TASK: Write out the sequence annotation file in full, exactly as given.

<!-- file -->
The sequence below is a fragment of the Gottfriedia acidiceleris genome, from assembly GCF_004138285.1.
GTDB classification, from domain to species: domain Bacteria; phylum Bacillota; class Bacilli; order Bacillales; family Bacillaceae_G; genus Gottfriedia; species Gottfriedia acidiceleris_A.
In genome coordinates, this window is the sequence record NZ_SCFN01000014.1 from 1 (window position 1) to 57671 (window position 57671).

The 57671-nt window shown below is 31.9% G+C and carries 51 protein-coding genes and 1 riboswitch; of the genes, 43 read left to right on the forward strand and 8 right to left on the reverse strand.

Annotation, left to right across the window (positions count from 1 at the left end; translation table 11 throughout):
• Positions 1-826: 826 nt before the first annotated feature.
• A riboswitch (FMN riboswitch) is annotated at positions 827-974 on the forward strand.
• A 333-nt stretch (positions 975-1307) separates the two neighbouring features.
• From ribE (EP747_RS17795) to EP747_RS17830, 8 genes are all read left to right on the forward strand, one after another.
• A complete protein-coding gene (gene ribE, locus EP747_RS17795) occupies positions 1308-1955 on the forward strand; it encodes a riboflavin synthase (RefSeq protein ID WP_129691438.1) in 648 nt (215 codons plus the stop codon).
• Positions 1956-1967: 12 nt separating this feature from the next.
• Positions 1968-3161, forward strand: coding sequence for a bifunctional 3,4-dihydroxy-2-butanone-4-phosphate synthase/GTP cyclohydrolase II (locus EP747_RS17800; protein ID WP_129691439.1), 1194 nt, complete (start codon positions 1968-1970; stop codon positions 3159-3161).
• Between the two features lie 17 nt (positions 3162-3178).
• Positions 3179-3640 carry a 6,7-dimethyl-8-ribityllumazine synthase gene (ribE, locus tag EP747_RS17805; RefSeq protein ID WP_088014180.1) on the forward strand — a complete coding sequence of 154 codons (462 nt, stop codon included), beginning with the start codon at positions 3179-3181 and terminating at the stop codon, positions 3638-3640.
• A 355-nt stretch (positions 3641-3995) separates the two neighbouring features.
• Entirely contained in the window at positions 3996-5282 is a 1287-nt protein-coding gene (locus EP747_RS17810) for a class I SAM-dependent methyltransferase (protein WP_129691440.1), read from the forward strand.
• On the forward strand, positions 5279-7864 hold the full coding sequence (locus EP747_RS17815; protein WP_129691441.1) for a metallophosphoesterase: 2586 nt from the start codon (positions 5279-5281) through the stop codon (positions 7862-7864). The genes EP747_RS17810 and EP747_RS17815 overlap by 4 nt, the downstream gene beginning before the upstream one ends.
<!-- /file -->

The sequence below is a fragment of the Gottfriedia acidiceleris genome, from assembly GCF_004138285.1.
GTDB classification, from domain to species: domain Bacteria; phylum Bacillota; class Bacilli; order Bacillales; family Bacillaceae_G; genus Gottfriedia; species Gottfriedia acidiceleris_A.
In genome coordinates, this window is the sequence record NZ_SCFN01000014.1 from 1 (window position 1) to 57671 (window position 57671).

The 57671-nt window shown below is 31.9% G+C and carries 51 protein-coding genes and 1 riboswitch; of the genes, 43 read left to right on the forward strand and 8 right to left on the reverse strand.

Annotation, left to right across the window (positions count from 1 at the left end; translation table 11 throughout):
• Positions 1-826: 826 nt before the first annotated feature.
• A riboswitch (FMN riboswitch) is annotated at positions 827-974 on the forward strand.
• A 333-nt stretch (positions 975-1307) separates the two neighbouring features.
• From ribE (EP747_RS17795) to EP747_RS17830, 8 genes are all read left to right on the forward strand, one after another.
• A complete protein-coding gene (gene ribE, locus EP747_RS17795) occupies positions 1308-1955 on the forward strand; it encodes a riboflavin synthase (RefSeq protein ID WP_129691438.1) in 648 nt (215 codons plus the stop codon).
• Positions 1956-1967: 12 nt separating this feature from the next.
• Positions 1968-3161, forward strand: coding sequence for a bifunctional 3,4-dihydroxy-2-butanone-4-phosphate synthase/GTP cyclohydrolase II (locus EP747_RS17800; protein ID WP_129691439.1), 1194 nt, complete (start codon positions 1968-1970; stop codon positions 3159-3161).
• Between the two features lie 17 nt (positions 3162-3178).
• Positions 3179-3640 carry a 6,7-dimethyl-8-ribityllumazine synthase gene (ribE, locus tag EP747_RS17805; RefSeq protein ID WP_088014180.1) on the forward strand — a complete coding sequence of 154 codons (462 nt, stop codon included), beginning with the start codon at positions 3179-3181 and terminating at the stop codon, positions 3638-3640.
• A 355-nt stretch (positions 3641-3995) separates the two neighbouring features.
• Entirely contained in the window at positions 3996-5282 is a 1287-nt protein-coding gene (locus EP747_RS17810) for a class I SAM-dependent methyltransferase (protein WP_129691440.1), read from the forward strand.
• On the forward strand, positions 5279-7864 hold the full coding sequence (locus EP747_RS17815; protein WP_129691441.1) for a metallophosphoesterase: 2586 nt from the start codon (positions 5279-5281) through the stop codon (positions 7862-7864). The genes EP747_RS17810 and EP747_RS17815 overlap by 4 nt, the downstream gene beginning before the upstream one ends.